The Omer and Eretz Yisrael

This week we began counting the days of the omer. The days of the omer are generally understood as a time of preparation for the reception of the Torah, which we celebrate on Shavuot. However, we know well that this is not what the Torah tells us about the omer or about Shavuot.

Aloh Naaleh,

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Arutz 7
This week we began counting the days of the omer. The days of the omer are generally understood as a time of preparation for the reception of the Torah, which we celebrate on Shavuot. However, we know well that this is not what the Torah tells us about the omer or about Shavuot.

According to the calculation accepted by Jewish law, the Torah was given on the seventh of Sivan, while Shavuot generally falls on the sixth of Sivan. It is true that when the Jewish calendar was still based on the observation of the new moon, Shavuot could fall on the seventh of Sivan, coinciding with the anniversary of the giving of the Torah; the rabbis considered this coincidence a good sign. According to the Torah, however, Shavuot is not a festival of Torah, but a festival of the Holy Temple and of Eretz Israel.

Shavuot was the day that the first wheat of the year was brought to the Temple, baked into sacrificial loaves. It was the beginning of the season of fruit - grapes, figs, pomegranates, olives and dates - that would ripen during the summer, the first of which would also be brought to the Temple. The Qumran sect celebrated additional first fruit festivals during the summer: the festival of wine forty-nine days after Shavuot and the festival of oil after another forty days.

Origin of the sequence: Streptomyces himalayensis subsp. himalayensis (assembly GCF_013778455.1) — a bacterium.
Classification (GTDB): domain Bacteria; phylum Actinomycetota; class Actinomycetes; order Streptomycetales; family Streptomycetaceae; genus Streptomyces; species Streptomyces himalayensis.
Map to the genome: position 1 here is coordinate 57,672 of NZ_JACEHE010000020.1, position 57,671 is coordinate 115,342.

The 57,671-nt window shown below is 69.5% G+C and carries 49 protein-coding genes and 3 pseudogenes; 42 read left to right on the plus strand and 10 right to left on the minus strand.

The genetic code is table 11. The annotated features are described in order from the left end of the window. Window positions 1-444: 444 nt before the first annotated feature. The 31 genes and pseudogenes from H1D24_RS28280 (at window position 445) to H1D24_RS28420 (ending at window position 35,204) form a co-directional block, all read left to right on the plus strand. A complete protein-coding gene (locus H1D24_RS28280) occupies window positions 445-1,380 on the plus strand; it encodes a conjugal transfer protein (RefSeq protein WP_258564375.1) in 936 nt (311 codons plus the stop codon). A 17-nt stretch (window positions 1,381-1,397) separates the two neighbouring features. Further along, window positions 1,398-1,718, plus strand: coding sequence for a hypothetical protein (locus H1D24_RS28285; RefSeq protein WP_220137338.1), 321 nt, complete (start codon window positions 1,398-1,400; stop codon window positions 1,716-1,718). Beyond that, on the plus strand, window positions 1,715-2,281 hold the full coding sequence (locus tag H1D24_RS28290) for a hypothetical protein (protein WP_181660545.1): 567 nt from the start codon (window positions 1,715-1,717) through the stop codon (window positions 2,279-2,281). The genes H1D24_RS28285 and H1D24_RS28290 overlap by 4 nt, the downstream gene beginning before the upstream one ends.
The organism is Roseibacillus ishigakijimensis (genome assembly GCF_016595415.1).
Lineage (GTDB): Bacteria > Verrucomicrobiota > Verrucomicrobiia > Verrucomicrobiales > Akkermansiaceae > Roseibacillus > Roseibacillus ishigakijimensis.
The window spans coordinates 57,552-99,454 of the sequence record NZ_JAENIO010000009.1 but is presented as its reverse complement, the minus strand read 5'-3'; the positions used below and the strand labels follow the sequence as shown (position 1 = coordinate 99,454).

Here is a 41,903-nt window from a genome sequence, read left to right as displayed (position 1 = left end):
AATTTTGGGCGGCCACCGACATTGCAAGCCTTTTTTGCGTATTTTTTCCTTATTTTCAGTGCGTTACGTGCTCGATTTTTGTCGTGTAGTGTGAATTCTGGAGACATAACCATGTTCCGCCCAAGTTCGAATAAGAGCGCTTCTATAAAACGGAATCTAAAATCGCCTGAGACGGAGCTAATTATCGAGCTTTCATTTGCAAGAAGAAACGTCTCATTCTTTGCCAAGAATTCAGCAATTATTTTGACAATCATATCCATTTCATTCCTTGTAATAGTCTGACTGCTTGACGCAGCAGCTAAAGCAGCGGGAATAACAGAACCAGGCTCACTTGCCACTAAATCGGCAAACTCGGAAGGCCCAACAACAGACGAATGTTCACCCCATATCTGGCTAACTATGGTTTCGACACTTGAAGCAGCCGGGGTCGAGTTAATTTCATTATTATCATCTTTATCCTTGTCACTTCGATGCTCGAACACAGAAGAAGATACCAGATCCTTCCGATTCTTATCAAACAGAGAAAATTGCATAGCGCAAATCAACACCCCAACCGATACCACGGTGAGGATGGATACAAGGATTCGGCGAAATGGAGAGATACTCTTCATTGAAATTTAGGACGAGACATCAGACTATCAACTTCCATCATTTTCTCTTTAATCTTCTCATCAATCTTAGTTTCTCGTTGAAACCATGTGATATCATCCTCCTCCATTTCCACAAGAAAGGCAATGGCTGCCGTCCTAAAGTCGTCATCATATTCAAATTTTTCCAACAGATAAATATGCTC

After the destruction of the Second Temple and the exile, Shavuot lost much of its original significance; to the extent that Rabbi Eliezer ruled that with respect to the laws of mourning, Shavuot was not to be treated like one of the pilgrimage festivals, but like Shabbat. Shavuot was reinterpreted as the anniversary of the giving of the Torah, even though the date of the festival did not coincide exactly with that anniversary.

It is interesting to note that according to the Biblical calendar of special days, as understood by the rabbis, the day which expresses connection with Eretz Israel precedes the anniversary of the giving of the Torah. Perhaps, the Torah is teaching us that a true Torah life can be lived only in Eretz Israel.
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Professor Joseph Tabory is the chairman of the Naftal-Yaffe Department of Talmud at Bar Ilan University.



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